“Anger isn’t the problem. The problem is getting hooked on anger—addicted to an emotion that gives you a fleeting high but leaves you feeling worse, robbing you of well-being and creating an insatiable
I was on the phone with my sister-in-law who said (about the election), “I’m just so sick of all the anger.” True enough. The vitriol has reached nauseating levels. My early childhood taught me that raised adult voices lead to danger. Emotionally, it makes me want to flee to the closet like I did as a kid. Intellectually, I understand that anger serves the necessary purposes
Image from Unsplash, by Hanson Lu
of establishing boundaries and claiming the rights for individuals, groups, or (any number of) species.
It’s an emotion that can mask other feelings, often fear. It can also hide sadness, depression, or anxiety—all of which are deadening and typically directed inward. Fury is vibrant, full of energy, and often outwardly directed (although it can be aimed toward the self). If you’re not feeling much of anything, rage lets you know you’re alive. It amps you up like a hit of caffeine or sugar—and that’s how it becomes addictive.
I consider anger’s function to be the emotional equivalent of physical pain which is designed to alert us to a problem requiring attention. Like bodily discomfort, anger should be a temporary condition that leads us to action. Currently, there’s a lot over which we have no control. Social media and the news are rife with examples of what happens when people feel powerless and seek unhealthy outlets that don’t relieve the stress but feed it. If you’re like me, there’s only so much you can absorb before it makes you sick. I’ve had to back away; my health depends on it. If you’ve known people who are constantly angry, you’re aware of how disturbing and draining they are. Physical conditions such as elevated heart rate and blood pressure, and/or numbing oneself with substances are the by-products. So, too, are violent words and/or deeds.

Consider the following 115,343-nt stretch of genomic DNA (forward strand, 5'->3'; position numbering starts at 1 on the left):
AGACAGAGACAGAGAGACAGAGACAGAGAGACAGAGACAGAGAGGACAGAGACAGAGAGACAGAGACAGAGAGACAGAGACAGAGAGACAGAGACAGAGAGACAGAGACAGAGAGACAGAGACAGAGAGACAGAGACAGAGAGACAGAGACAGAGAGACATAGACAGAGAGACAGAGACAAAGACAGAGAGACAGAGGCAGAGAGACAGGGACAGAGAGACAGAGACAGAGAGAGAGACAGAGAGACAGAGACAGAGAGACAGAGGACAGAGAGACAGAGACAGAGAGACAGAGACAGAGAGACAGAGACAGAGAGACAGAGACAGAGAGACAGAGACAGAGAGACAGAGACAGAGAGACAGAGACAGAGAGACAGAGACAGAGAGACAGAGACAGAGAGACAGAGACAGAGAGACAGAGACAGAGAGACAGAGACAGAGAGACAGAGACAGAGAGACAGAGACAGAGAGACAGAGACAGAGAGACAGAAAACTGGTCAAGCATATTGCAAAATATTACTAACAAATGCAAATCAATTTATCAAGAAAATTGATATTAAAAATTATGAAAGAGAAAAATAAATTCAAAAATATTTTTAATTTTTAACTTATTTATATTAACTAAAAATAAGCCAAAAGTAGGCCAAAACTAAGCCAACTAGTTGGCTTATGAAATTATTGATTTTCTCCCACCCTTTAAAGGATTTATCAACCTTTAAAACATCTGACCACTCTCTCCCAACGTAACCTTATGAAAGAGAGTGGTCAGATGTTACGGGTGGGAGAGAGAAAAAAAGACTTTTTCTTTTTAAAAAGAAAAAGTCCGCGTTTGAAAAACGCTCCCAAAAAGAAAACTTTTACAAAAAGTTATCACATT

I loved a spiritual leader’s recent analogy when she asked us to remember being in a public pool with loud sounds of raucous, good natured mayhem—then what it’s like to put your head under water and the noise recedes. We need the equivalent of being able to go under water to reduce today’s irate racket. Helpful practices include stepping away from media, listening to music, or enjoying the sounds of nature. Meditation and yoga also assist—as well as dancing with abandon! Let your brain and heart restore themselves by taking a break from the barrage of fury. From a balanced state, it’s much easier to assess options for helpful, not hateful, behavior.
When do you become angry? How do you channel it into a constructive force? How do you avoid being a sponge for others’ anger? Please write your comments in the box below.
Sending you appropriately physically distanced encouragement—and a reminder that holiday lights are good for more than just the holidays!